Sunday, December 15, 2013

Game Warden Files--Swan Song

This may, or may not, be the last post I write relating to my career as an ECO; but I figured I'd get it down in print now anyway.
There was a guy we'll call Harry who had been a thorn in my side--and the sides of many others--on and off for years. He lived on a long dead end road in another county and was known as a neighborhood bully, a thief, a suspected marihuana grower and game violator to name of few of his vices--just not a nice guy to have for a neighbor. My first hostile interaction with him started with him calling in a complaint about someone killing a deer out of season over a food source that he had been keeping for them. (At the time feeding deer was allowed, now it is illegal.) He was accusing the logging crew working in the area and that didn't prove out at all.  The guy who ran the logging crew told me that if I ever caught one of his guys killing deer on a logging job, to just tell him and he would hurt him more than any ticket I could write; he was paying them good money to cut logs, not kill deer! That investigation ended with some very harsh words exchanged.
I was pretty sure that Harry had killed the deer himself, but was afraid someone else would notice the blood trail and call in a complaint. He was merely trying to throw off suspicion before we zeroed in on him...yeah, that worked out well. The more I knew about him, the more I knew we had to get him someday, for something, so he went into my sights.
Though I had many complaints about him; there was never enough information to make a solid charge against him, so I waited. A long-retired NY City Detective I'd known early in my police career had taught me that the way to get to someone was to do a thorough background investigation, so I started digging into his history. Not surprisingly, way in his past was a felony conviction. Clearly articulated in the court record was his acknowledgement that he could no longer possess firearms of any type. Interestingly, the judge directed that since he lived in the country, his wife could retain two firearms for household needs such as rabid animals.
It took years, but I finally caught him with a rifle, and since his wife had died some time before there was no excusing it. It was Veterans' Day of 2007 and Jeff Hovey and I were unloading a RHINO not far from Harry's house where we were headed into a piece of back country for the day. Harry pulled up to us in his pickup and there on the seat was a center fire rifle. I took the gun and we started a discussion about his right to own it. Rather than deal with it then and there, I just seized the gun and told him I'd be in touch. Then Jeff and I went on our patrol.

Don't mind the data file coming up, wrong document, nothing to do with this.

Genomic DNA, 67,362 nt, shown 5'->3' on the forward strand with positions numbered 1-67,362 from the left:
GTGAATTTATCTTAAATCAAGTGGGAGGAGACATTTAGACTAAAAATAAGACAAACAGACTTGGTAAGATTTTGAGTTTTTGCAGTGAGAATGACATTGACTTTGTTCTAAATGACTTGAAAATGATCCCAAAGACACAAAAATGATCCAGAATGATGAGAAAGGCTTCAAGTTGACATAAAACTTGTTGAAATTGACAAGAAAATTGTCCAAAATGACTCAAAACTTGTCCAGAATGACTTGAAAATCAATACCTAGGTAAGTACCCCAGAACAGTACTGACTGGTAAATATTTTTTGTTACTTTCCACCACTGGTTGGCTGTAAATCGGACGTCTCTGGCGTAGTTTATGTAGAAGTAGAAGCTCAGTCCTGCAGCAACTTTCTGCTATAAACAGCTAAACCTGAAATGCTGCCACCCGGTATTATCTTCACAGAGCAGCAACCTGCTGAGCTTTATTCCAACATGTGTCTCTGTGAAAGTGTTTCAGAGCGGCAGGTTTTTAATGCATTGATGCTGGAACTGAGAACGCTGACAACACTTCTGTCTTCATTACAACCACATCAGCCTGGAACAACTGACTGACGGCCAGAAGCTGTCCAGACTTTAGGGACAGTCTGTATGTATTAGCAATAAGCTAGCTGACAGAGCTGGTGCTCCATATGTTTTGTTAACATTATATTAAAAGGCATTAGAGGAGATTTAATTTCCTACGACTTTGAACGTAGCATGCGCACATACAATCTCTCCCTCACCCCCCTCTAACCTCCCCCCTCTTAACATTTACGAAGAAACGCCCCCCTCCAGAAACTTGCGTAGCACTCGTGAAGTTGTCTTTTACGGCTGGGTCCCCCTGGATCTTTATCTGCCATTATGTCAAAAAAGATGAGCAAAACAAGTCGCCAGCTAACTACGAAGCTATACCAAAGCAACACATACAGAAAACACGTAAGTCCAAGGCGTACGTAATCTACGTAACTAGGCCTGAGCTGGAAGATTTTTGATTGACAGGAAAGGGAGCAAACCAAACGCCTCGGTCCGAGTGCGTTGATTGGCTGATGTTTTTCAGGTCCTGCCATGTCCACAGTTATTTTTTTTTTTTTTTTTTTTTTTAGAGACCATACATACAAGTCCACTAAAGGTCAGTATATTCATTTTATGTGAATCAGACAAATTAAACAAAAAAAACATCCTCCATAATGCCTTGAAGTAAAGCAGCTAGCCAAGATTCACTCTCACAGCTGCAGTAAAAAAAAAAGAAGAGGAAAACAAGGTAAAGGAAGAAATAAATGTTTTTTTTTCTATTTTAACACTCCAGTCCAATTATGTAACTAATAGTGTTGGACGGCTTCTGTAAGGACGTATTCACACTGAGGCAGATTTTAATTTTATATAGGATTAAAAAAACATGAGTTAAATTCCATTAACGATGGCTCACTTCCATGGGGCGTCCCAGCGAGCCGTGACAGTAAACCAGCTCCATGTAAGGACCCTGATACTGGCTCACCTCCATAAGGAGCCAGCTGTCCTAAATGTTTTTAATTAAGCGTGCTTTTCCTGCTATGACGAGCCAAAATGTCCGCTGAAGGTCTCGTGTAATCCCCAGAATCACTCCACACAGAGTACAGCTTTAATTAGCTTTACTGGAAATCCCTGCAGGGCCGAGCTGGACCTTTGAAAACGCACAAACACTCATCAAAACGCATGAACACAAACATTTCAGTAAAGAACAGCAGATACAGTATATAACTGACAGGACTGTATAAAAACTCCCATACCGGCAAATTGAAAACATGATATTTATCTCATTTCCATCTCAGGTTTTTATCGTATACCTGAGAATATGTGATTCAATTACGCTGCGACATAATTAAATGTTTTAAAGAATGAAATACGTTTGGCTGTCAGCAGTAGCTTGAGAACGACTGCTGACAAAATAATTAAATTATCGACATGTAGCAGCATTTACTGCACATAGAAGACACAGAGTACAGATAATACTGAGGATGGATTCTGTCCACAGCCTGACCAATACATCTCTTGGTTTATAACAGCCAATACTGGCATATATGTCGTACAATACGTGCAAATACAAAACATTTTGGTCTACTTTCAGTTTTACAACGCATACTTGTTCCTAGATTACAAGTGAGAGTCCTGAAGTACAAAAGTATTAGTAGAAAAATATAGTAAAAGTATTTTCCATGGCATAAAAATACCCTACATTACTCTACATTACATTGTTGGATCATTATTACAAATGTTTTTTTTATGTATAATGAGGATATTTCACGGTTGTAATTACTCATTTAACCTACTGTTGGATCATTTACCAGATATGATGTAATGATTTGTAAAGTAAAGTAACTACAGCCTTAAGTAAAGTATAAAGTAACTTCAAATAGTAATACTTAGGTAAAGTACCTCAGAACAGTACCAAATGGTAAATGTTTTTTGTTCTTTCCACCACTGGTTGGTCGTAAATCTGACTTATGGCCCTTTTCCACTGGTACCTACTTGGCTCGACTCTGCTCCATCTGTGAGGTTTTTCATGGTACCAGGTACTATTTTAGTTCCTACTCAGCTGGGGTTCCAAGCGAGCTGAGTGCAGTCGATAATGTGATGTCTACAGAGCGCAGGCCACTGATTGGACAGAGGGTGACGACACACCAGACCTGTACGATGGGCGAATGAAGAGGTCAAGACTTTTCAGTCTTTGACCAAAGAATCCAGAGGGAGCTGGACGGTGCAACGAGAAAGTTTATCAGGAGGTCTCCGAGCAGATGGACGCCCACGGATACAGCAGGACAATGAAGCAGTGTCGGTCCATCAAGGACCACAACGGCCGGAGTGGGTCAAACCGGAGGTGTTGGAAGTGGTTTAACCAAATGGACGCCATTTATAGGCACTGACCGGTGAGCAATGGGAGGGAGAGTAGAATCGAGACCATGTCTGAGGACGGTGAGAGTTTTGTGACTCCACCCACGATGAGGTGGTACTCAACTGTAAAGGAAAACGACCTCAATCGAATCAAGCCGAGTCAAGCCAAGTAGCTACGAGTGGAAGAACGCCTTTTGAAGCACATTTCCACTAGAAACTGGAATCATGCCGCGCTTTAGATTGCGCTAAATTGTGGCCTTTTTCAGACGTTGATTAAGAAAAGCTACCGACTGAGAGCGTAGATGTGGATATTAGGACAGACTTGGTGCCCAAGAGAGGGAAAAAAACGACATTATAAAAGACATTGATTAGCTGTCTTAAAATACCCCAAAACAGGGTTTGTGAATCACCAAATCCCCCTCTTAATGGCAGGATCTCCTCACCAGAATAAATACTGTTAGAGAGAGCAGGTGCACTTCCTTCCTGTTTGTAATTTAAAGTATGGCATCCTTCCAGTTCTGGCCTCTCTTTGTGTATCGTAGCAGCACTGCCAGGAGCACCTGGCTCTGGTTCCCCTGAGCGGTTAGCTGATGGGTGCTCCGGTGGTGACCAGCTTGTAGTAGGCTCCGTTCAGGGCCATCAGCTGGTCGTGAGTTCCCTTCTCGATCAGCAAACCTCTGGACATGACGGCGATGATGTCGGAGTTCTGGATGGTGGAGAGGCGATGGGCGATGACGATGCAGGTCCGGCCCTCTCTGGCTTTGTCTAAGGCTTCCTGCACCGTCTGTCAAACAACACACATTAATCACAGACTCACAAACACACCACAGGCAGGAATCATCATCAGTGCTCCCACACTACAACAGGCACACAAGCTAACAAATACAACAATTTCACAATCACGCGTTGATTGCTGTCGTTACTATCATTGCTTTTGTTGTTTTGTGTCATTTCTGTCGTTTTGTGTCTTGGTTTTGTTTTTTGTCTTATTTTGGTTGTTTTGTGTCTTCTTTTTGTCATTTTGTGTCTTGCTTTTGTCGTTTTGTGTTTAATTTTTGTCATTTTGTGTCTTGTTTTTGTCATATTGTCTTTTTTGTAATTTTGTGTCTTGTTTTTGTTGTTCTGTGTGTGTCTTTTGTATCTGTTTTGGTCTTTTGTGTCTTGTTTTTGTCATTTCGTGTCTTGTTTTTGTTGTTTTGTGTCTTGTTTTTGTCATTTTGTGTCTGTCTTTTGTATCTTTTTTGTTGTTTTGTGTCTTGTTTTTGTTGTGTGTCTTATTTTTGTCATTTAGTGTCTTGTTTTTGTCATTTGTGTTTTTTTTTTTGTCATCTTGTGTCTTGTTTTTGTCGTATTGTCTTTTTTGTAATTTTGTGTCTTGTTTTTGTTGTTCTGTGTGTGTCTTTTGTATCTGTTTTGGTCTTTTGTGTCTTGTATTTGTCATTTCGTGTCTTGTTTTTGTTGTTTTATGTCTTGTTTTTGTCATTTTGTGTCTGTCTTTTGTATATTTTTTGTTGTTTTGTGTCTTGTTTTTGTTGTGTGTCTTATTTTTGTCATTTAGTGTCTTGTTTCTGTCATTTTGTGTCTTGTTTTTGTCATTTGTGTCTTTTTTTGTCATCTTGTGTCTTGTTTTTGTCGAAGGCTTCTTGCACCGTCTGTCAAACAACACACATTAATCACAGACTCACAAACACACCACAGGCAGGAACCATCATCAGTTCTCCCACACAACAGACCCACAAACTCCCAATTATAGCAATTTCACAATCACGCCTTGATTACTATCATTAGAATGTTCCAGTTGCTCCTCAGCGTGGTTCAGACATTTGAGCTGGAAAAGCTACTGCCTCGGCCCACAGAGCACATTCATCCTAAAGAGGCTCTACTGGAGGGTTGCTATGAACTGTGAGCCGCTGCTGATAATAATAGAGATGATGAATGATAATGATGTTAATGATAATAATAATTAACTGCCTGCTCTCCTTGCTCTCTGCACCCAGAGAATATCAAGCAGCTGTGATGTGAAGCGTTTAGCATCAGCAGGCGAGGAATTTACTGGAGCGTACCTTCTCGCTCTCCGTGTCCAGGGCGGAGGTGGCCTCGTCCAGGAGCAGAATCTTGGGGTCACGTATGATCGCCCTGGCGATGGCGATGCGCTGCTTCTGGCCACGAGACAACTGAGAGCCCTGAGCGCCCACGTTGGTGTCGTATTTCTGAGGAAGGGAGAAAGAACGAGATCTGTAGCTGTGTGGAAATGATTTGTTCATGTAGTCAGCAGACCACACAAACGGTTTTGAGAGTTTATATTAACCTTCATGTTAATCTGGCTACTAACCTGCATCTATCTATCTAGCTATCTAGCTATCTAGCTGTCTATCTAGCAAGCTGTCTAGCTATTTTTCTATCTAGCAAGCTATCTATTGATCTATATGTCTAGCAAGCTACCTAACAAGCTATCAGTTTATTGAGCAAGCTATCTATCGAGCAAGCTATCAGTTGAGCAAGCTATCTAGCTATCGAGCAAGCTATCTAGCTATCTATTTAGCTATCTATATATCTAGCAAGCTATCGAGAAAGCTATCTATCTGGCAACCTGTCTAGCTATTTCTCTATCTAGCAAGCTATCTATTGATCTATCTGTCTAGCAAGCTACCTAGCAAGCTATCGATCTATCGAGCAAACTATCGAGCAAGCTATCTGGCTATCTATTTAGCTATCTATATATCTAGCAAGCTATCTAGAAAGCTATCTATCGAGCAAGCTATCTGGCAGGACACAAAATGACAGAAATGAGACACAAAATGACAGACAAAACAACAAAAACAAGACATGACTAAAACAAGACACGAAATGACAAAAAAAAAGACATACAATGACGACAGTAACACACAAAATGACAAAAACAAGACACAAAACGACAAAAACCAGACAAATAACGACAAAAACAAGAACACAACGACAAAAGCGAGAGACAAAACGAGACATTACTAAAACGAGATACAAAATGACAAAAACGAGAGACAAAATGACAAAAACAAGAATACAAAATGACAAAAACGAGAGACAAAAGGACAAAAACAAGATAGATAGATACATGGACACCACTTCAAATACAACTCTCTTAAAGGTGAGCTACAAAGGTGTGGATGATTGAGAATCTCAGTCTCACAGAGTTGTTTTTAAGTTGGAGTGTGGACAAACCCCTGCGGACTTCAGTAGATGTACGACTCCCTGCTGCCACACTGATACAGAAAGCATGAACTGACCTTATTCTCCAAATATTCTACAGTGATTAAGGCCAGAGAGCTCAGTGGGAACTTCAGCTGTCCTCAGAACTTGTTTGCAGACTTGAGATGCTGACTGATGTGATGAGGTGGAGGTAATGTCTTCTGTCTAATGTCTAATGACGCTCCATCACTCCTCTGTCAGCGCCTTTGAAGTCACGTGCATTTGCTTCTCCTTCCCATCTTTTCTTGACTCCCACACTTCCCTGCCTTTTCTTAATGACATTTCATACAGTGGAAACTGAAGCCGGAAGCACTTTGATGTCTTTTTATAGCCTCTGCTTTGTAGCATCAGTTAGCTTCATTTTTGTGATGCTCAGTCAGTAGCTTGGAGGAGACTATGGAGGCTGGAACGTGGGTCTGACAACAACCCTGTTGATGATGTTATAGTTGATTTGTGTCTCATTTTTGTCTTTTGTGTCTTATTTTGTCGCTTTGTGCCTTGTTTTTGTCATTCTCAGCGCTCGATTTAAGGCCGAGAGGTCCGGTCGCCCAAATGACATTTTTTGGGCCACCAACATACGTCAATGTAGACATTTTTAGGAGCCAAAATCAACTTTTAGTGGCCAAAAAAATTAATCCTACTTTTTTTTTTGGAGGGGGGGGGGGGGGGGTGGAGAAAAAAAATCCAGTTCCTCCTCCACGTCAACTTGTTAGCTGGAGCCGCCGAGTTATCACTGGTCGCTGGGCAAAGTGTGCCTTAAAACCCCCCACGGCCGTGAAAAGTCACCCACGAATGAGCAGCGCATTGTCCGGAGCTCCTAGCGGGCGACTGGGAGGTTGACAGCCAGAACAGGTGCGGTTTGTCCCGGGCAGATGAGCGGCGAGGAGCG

We were in something of a quandary now. I had his gun, but the possession had been in a county where the District Attorney had refused to deal with Harry on previous occasions and really didn't like my agency. As a matter of fact, he'd impaneled a grand jury to investigate us at least once (finding nothing, I might add). There was no way I wanted to take a criminal possession of a weapon case to criminal court in that county so I called a friend with the BATF to see if they'd like to do a federal case on Harry. It took from November 2007 until July 2008, but we finally had enough information that the US Attorney would be interested in pursuing the case.
At the end of July, a team of BATF agents, NY State Police and DEC officers went to his house. My agent friend knocked on the door and asked to talk. Smooth talker that he was, in minutes we had permission to search the house and property. At the end of the day, we'd found more guns, plus marihuana including some pot plants growing, and had a stack of federal and state charges on him. The top charges were possession of a firearm by a convicted felon and possession of a firearm by a user of narcotics.
As we called clear of the scene, I was told to call the captain. He got on the phone and told me "GOOD JOB! Now, go out out and enjoy your last few weeks and let the young guys do the work." That would be my last case. During the third week of August, I turned in my credentials, my gear and my truck. I retired just as I'd wanted to: with a smile on my face and a tear in my eye. I capped my career with several solid federal felonies and took a dangerous man off the street--at least for a while.

When Harry's case shook out, he took a plea and got 6 years of federal probation--and the feds keep pretty tight tabs on their probationers. About a year and a half later, one of my friends from the NY State Police pulled into my yard with a very serious look on his face. He began by telling me that Harry had been caught violating his probation. It was early spring and a local maple syrup producer had been finding chlorine in his sap buckets. For some reason, Harry was suspected and his probation officer came to call bringing the State Police with him, and finding a large quantity of chlorine. They also found more guns and more drugs. They arrested Harry on state charges, arraigned him and took him to jail; but he was bailed out before the end of the day. Shortly thereafter, he borrowed yet another gun from a neighbor. At this point in my friend's telling of the story, I began to think Harry might be coming after me--the guy who started his problems. My State Police friend continued with his story: Harry had bought a box of ammo at the hardware store, gone into the woods and neighbors had heard one shot...

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